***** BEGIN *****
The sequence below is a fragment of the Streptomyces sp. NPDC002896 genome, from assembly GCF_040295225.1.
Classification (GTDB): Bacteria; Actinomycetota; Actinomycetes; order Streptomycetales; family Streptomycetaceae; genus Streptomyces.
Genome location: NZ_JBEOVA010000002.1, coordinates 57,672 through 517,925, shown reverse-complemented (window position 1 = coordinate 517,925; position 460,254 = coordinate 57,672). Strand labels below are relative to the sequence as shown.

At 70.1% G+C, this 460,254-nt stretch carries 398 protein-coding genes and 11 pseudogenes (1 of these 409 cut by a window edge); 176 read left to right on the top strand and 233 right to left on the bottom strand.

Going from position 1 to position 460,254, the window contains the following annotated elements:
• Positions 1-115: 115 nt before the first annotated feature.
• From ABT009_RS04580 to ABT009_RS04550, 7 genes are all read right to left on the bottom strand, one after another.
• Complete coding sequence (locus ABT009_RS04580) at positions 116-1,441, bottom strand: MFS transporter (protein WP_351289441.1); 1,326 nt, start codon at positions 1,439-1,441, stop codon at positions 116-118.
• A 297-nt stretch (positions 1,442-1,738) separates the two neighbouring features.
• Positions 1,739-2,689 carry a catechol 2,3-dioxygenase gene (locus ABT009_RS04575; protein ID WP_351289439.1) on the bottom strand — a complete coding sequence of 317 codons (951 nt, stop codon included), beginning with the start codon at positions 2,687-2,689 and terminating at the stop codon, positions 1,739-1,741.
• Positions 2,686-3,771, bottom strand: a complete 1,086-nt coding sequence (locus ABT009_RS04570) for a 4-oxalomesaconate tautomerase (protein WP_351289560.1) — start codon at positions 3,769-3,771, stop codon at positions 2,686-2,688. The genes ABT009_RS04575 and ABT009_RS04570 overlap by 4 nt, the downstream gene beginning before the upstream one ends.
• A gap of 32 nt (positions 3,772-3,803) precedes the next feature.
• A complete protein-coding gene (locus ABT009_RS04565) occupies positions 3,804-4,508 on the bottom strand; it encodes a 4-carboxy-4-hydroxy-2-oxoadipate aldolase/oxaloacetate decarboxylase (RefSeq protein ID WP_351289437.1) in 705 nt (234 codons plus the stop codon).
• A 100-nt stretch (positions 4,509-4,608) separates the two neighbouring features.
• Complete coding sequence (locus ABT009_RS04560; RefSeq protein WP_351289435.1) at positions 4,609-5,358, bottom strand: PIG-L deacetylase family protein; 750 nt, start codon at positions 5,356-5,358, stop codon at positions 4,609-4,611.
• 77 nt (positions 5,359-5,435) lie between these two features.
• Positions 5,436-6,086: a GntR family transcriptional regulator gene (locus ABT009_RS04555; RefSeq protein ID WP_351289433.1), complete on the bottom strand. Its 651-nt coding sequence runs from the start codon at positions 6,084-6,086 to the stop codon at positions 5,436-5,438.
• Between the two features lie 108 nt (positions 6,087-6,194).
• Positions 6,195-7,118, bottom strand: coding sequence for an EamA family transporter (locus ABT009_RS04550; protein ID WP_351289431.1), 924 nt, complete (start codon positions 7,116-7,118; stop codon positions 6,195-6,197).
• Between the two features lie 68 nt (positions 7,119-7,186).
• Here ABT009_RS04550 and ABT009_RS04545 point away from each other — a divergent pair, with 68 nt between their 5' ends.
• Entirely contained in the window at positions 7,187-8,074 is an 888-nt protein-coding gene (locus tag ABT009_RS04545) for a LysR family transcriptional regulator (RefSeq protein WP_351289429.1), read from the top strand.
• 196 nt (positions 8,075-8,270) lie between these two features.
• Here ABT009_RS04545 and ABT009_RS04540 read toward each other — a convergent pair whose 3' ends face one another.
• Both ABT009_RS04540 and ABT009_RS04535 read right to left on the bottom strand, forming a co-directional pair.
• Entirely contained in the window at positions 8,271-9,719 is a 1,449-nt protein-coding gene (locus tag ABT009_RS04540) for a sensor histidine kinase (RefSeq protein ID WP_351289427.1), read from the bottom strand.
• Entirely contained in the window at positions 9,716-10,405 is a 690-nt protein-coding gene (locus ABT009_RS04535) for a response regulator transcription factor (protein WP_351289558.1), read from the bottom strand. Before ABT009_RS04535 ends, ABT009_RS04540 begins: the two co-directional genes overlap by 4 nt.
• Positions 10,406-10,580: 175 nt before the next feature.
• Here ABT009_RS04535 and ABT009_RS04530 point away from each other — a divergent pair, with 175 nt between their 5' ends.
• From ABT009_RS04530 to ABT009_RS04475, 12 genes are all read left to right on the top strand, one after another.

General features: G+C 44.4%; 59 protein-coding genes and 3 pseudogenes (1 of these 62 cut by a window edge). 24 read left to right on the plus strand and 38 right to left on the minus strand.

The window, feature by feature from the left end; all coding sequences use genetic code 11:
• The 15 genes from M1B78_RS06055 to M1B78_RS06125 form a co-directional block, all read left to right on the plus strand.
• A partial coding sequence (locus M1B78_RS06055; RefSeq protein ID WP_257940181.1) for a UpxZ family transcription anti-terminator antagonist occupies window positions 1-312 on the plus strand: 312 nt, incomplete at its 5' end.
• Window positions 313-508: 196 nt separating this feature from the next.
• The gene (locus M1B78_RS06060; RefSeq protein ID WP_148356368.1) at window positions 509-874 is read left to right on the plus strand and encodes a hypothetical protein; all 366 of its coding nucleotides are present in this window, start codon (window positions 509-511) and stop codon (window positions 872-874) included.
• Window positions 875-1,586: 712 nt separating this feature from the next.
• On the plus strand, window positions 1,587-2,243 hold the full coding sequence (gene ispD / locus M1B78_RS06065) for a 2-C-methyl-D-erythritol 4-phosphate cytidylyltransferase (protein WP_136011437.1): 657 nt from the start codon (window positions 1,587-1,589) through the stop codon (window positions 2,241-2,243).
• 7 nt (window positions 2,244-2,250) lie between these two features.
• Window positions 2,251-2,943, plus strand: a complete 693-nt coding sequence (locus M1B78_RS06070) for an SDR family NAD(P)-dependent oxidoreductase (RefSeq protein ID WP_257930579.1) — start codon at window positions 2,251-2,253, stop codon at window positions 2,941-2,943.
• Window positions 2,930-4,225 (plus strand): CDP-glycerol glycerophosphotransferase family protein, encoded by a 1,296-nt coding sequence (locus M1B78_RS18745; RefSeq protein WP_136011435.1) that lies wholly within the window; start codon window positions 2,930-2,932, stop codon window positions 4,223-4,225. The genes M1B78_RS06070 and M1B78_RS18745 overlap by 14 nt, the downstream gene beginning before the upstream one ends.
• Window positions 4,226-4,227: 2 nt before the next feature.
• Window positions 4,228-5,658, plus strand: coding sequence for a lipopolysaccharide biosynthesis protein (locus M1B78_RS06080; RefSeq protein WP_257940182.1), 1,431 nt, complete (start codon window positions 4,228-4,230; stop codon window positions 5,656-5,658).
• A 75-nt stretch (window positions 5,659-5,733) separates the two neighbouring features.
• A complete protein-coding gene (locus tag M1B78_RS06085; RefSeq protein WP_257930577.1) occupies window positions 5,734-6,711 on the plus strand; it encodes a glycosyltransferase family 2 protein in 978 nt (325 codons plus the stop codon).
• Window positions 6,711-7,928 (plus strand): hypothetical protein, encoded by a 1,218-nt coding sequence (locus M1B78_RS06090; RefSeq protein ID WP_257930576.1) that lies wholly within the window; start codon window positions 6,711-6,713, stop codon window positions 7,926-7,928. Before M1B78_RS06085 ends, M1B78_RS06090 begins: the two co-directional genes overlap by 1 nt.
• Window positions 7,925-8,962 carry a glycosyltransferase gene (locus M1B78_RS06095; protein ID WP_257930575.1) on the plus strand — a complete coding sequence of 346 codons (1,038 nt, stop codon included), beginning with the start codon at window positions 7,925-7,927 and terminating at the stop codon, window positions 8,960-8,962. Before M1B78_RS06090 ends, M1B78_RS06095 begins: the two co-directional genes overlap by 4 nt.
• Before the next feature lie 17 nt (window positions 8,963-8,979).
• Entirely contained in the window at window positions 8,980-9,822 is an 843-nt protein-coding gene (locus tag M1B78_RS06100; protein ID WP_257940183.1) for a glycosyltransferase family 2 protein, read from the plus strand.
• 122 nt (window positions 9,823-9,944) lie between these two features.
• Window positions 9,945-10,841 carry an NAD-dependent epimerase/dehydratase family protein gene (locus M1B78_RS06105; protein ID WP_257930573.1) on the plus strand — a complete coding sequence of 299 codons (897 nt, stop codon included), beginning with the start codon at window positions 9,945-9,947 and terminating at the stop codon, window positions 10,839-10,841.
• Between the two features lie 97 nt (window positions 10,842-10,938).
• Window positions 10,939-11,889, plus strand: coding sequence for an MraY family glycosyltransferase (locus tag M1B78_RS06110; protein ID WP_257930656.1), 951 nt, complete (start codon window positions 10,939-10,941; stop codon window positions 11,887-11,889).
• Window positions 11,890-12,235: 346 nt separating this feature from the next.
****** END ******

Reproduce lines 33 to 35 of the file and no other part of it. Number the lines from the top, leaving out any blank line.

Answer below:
• The 15 genes from M1B78_RS06055 to M1B78_RS06125 form a co-directional block, all read left to right on the plus strand.
• A partial coding sequence (locus M1B78_RS06055; RefSeq protein ID WP_257940181.1) for a UpxZ family transcription anti-terminator antagonist occupies window positions 1-312 on the plus strand: 312 nt, incomplete at its 5' end.
• Window positions 313-508: 196 nt separating this feature from the next.